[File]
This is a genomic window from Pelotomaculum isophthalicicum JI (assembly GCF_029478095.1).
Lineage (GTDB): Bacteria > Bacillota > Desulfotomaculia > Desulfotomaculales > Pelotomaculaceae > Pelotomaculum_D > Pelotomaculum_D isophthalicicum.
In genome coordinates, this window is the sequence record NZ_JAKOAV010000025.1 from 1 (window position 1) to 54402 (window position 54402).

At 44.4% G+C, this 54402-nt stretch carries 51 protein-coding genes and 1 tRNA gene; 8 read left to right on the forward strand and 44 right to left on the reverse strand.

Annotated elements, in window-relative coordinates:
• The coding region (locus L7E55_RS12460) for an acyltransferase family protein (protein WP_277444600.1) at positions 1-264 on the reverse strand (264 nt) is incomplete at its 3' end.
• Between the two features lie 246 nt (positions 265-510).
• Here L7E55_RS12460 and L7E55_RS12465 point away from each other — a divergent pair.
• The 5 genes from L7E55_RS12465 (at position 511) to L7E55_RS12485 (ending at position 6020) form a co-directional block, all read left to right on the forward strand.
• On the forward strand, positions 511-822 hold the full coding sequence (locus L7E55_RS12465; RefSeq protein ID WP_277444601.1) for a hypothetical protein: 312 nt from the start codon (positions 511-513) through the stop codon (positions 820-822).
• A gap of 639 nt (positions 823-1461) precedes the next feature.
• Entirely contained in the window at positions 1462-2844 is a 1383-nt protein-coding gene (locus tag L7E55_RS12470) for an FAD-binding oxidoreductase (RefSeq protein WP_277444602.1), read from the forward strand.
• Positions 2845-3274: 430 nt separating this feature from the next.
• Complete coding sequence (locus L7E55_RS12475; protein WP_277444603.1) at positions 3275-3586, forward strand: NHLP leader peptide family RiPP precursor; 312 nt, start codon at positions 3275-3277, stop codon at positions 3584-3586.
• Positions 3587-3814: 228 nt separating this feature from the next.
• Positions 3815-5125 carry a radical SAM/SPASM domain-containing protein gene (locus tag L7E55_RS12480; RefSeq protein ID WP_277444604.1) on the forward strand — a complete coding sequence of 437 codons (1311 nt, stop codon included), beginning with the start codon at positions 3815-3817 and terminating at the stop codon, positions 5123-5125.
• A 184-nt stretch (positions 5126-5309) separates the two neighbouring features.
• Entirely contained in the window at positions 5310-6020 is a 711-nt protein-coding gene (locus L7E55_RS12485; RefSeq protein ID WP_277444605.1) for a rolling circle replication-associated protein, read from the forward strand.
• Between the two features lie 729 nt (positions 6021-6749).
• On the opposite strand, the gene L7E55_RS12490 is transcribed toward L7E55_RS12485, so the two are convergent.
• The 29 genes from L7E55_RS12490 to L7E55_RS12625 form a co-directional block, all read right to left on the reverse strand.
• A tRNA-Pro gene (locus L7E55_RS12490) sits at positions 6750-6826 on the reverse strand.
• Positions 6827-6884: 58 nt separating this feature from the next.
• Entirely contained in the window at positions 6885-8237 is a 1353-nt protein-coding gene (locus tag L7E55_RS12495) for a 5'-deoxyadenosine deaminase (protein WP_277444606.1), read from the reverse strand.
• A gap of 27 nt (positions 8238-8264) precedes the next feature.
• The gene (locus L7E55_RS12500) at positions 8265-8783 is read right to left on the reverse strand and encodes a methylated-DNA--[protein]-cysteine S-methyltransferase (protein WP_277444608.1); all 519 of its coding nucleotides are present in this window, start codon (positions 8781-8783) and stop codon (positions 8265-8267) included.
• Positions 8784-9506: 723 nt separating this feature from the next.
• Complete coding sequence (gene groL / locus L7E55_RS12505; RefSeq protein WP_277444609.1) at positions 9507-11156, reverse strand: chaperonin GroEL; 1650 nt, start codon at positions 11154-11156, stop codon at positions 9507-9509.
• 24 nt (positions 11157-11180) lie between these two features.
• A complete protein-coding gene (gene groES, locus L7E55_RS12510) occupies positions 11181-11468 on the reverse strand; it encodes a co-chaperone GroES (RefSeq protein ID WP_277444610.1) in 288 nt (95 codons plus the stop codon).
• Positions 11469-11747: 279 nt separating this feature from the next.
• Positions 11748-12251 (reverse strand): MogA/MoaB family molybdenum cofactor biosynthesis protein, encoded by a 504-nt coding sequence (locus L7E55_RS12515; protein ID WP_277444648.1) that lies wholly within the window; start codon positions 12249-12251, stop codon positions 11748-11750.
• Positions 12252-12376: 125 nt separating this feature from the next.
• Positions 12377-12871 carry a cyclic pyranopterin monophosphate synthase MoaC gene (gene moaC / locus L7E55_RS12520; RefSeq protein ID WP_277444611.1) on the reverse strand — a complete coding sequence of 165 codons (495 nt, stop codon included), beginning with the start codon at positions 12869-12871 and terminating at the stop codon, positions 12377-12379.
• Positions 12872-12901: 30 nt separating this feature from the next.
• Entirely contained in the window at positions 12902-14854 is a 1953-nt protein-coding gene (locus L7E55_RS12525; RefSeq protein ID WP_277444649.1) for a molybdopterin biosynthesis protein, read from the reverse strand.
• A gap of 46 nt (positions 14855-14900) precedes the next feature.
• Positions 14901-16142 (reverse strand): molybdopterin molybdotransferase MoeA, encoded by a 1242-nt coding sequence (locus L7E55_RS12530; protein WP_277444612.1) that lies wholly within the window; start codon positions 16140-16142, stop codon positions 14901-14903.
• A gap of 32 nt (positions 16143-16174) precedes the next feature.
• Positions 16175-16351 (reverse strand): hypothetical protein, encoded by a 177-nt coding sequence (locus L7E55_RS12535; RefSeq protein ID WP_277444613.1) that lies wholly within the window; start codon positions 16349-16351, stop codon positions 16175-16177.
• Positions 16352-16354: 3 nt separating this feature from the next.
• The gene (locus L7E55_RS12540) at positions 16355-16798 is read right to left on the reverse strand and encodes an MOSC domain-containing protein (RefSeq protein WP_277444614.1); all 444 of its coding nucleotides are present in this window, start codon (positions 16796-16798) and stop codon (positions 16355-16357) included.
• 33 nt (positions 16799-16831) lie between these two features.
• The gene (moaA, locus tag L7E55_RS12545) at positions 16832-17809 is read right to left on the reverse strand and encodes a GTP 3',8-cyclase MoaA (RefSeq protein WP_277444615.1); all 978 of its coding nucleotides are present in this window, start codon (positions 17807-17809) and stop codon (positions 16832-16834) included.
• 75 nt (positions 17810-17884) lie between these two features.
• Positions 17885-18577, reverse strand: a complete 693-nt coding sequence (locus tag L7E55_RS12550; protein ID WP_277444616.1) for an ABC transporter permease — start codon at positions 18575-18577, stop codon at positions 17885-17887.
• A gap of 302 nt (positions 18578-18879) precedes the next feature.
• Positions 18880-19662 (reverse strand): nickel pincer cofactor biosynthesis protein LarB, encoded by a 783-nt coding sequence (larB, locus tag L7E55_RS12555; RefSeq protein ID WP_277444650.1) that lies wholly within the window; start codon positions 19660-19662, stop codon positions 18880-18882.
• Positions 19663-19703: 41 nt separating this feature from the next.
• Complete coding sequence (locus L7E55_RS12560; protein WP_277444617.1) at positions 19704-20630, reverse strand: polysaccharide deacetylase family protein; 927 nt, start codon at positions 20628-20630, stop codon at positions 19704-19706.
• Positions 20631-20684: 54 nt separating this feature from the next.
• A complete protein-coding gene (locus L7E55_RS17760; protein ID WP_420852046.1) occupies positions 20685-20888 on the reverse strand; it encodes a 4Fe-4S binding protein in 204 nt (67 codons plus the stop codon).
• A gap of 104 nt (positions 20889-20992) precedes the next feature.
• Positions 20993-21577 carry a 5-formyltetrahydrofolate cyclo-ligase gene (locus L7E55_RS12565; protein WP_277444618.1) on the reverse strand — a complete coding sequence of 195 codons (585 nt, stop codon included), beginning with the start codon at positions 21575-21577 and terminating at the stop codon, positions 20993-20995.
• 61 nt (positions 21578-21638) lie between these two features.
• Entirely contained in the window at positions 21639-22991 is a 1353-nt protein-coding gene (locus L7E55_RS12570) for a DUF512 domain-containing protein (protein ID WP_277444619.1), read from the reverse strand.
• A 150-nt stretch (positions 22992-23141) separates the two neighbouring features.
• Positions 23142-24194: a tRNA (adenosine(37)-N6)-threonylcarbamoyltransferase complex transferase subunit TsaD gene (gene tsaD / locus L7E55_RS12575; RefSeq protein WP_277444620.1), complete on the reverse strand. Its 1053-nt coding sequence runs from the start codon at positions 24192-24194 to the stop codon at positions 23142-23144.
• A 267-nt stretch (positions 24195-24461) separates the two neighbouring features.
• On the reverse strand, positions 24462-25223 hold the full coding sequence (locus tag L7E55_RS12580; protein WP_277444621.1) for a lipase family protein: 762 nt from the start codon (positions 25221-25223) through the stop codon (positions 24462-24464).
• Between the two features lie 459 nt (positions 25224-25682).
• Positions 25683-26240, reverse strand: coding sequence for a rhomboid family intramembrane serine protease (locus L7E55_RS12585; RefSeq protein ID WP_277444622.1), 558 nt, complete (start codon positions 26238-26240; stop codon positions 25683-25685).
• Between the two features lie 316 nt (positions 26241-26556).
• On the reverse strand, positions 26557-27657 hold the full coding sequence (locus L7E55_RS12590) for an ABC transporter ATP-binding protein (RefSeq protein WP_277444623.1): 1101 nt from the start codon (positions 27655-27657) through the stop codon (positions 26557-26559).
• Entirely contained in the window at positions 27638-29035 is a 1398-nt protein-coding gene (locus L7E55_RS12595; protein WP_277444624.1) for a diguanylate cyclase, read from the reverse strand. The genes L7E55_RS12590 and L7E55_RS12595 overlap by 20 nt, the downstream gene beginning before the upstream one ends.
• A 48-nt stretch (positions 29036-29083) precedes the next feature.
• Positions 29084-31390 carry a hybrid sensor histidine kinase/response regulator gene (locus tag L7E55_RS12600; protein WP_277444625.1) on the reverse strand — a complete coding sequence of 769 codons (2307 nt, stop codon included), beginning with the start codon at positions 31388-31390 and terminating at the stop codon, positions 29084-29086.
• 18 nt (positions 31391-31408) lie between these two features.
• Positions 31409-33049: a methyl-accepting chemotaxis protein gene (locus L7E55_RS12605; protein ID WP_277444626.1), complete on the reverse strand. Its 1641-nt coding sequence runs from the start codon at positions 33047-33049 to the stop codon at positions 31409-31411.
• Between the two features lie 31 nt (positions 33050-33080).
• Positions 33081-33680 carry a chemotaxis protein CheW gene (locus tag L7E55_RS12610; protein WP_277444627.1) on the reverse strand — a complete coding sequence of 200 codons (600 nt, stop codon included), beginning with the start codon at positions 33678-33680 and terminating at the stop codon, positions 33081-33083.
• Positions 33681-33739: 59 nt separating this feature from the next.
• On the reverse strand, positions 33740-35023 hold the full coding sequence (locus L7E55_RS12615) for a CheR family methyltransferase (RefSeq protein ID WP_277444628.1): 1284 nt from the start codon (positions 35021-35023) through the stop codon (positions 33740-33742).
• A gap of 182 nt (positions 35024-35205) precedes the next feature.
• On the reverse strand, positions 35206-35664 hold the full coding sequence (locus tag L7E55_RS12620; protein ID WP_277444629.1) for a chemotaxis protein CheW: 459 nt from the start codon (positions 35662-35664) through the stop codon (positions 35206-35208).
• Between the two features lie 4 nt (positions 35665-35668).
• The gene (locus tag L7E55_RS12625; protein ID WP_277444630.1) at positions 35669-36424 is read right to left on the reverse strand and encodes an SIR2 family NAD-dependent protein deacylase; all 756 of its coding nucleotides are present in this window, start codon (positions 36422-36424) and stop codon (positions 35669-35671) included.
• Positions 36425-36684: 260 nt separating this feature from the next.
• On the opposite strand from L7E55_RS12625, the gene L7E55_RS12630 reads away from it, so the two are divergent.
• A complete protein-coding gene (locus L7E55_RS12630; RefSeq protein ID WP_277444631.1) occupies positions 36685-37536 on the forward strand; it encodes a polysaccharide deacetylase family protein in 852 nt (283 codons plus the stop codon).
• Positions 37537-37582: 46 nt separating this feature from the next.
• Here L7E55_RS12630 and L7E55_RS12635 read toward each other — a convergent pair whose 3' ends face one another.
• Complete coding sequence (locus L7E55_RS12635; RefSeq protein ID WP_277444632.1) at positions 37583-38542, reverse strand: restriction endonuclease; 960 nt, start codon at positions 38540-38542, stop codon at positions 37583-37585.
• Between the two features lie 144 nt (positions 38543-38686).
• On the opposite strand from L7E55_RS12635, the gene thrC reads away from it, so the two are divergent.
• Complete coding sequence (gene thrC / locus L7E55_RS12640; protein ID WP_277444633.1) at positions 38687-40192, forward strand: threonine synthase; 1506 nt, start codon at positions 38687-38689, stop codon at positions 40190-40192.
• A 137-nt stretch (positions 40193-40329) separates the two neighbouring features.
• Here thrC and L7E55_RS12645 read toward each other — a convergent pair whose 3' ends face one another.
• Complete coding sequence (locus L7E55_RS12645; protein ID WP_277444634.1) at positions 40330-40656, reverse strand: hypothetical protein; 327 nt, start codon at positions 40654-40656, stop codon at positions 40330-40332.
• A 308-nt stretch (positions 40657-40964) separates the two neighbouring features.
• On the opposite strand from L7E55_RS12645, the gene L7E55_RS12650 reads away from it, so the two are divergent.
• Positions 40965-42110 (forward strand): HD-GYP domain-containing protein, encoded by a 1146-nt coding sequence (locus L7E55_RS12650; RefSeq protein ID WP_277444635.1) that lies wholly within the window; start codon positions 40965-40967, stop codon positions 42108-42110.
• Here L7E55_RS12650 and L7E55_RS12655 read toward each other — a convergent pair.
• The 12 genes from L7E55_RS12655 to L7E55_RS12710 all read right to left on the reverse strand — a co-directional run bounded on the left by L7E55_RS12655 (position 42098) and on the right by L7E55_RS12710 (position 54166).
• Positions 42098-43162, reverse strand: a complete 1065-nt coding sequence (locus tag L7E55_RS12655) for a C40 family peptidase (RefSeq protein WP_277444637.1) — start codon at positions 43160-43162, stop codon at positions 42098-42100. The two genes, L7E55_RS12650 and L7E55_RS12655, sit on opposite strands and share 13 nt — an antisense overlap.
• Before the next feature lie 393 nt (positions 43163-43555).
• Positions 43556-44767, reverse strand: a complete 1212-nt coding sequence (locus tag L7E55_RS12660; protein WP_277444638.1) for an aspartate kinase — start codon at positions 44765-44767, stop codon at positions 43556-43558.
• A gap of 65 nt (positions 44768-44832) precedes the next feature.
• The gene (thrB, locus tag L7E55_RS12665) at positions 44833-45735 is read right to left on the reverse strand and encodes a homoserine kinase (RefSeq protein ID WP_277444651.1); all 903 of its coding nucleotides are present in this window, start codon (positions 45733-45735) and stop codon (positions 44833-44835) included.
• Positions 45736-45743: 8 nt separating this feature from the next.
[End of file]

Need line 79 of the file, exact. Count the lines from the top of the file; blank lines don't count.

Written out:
• On the opposite strand from L7E55_RS12625, the gene L7E55_RS12630 reads away from it, so the two are divergent.